Similarly, we are using our policy dialogue to encourage countries to increase the transparency of their policies and performance. Market perceptions of economic fundamentals determine where capital will flow. As a result, there is now a much higher premium on accurate information about country economic policies and performance. Besides, better information makes for better investment decisions, fewer market surprises, and less "bandwagon behavior" on the part of investors. For these reasons, the IMF is actively encouraging all countries--but especially those tapping, or hoping to tap, international capital markets--to improve the economic and financial data they provide to the public. In particular, we have helped develop and disseminate a set of standards regarding the coverage, frequency, and timeliness of data; their quality and integrity; and their availability to the public. Countries subscribing to this Special Data Dissemination Standard agree to abide by its principles and to post information on their own specific data practices on an electronic bulletin board on the Internet maintained by the Fund. I am pleased to report that so far, 42 advanced and emerging market economies have subscribed to this Data Standard, and 7 have established "hyperlinks" to their actual economic data.
We are also turning our attention to the issue of capital account liberalization. The benefits of an open and liberal system of capital movements--for individual countries and investors, and for the world economy at large--are widely recognized. But in order to benefit fully from such a system, countries have to open their capital accounts. Up until now, the IMF's mandate has covered only current transactions, not capital transactions. Now, there is agreement among the membership that another chapter should be added to the unfinished opus of the Bretton Woods agreement--that is, an amendment to our charter specifically calling upon the IMF to promote capital account liberalization and giving the Fund appropriate oversight over restrictions on capital movements. We hope that the provisions of this amendment will be worked out over the next few months.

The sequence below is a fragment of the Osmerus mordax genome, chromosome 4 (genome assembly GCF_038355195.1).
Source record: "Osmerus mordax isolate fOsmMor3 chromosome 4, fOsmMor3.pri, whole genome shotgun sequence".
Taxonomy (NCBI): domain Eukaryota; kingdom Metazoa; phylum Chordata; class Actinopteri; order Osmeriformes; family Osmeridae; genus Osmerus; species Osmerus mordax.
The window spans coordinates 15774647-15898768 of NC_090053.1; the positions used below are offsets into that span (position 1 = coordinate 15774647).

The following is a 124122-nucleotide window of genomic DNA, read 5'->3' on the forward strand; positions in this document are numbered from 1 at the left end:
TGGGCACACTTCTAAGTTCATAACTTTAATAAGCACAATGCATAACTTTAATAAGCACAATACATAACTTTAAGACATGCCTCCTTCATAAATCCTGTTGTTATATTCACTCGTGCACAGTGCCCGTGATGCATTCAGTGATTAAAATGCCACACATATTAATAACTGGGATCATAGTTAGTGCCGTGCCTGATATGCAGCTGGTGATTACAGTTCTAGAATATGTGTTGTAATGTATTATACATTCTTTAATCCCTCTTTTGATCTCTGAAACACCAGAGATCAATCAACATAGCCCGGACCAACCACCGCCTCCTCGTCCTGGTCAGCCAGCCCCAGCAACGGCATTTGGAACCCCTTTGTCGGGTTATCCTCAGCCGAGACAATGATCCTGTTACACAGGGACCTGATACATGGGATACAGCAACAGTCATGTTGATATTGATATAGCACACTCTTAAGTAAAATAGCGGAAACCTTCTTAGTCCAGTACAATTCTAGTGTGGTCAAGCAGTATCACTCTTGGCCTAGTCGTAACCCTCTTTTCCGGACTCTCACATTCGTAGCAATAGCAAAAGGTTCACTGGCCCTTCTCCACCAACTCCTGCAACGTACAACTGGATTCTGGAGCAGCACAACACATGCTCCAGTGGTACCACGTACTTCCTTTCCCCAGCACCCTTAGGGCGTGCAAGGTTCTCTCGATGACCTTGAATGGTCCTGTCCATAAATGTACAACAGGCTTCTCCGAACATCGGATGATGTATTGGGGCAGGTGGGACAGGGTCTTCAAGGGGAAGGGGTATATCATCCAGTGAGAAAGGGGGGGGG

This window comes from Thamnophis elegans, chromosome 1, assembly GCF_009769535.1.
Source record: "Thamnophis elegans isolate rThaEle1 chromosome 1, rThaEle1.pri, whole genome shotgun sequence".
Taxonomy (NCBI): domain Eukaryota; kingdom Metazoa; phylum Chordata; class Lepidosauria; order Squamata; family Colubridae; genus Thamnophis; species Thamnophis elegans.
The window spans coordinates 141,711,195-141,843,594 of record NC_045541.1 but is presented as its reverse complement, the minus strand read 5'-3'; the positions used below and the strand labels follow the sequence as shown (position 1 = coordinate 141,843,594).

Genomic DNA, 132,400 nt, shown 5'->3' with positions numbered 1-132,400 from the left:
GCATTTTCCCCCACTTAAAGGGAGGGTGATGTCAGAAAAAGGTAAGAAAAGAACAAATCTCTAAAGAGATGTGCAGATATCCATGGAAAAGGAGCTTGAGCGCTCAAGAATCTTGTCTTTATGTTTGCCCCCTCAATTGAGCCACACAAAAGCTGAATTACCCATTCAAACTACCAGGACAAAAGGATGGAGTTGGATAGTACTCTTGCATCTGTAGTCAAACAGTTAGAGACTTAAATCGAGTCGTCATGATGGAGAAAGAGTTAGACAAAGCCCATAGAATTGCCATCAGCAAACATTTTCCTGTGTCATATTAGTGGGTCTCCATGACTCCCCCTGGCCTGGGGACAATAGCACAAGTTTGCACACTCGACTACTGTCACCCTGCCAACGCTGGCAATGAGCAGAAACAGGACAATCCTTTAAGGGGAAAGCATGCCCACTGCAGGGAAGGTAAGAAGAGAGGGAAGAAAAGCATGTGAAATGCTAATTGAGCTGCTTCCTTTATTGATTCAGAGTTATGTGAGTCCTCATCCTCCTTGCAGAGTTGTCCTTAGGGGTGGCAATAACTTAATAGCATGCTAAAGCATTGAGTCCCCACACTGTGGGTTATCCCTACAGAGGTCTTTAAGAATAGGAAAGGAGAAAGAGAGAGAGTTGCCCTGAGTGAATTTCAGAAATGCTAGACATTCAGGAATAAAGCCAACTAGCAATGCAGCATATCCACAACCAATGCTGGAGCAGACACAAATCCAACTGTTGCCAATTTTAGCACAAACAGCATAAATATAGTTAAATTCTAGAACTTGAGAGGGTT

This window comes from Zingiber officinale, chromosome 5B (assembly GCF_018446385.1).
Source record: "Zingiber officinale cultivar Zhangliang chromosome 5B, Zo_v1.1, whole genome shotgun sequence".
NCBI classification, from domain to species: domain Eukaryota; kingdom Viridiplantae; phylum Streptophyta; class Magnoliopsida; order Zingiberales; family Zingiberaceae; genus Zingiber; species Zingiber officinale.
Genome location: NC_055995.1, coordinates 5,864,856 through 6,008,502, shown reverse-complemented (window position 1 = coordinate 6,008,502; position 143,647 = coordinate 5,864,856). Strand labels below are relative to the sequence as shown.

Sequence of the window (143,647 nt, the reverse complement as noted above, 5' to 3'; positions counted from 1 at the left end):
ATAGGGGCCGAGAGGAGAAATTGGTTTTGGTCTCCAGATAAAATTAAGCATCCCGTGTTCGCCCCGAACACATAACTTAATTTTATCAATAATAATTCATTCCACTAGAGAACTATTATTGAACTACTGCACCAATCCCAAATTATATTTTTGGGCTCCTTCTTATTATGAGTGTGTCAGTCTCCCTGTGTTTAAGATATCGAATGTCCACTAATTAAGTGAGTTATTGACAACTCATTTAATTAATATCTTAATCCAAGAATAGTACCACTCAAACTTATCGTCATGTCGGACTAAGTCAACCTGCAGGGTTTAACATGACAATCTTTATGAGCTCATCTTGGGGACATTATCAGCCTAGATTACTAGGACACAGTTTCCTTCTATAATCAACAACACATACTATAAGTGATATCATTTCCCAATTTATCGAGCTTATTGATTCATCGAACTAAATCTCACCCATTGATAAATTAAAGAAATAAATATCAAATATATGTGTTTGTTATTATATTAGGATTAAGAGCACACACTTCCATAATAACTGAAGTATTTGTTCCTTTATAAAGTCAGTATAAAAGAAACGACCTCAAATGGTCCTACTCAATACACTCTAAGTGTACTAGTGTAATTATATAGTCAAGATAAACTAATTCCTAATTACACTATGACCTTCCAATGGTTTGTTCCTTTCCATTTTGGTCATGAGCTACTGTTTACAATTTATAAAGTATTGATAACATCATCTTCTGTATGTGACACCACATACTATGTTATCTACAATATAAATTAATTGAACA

Needless to say, the point is not to encourage countries to remove capital controls prematurely. Rather, the emphasis will be on fostering the smooth operation of international capital markets, and encouraging countries to remove capital controls in a way that is consistent with sustainable macroeconomic policies, strong monetary and financial sectors, and lasting liberalization. This is good for recipient countries, good for investors, and good for the world economy.
This, then, is the agenda for global financial cooperation: freer capital markets, sounder financial systems, greater transparency, and more countries following sounder policies--all with the goal of enhancing stability and growth in the global economy. The IMF, with its nearly universal membership and mandate to promote international monetary cooperation, is uniquely placed to help advance these goals.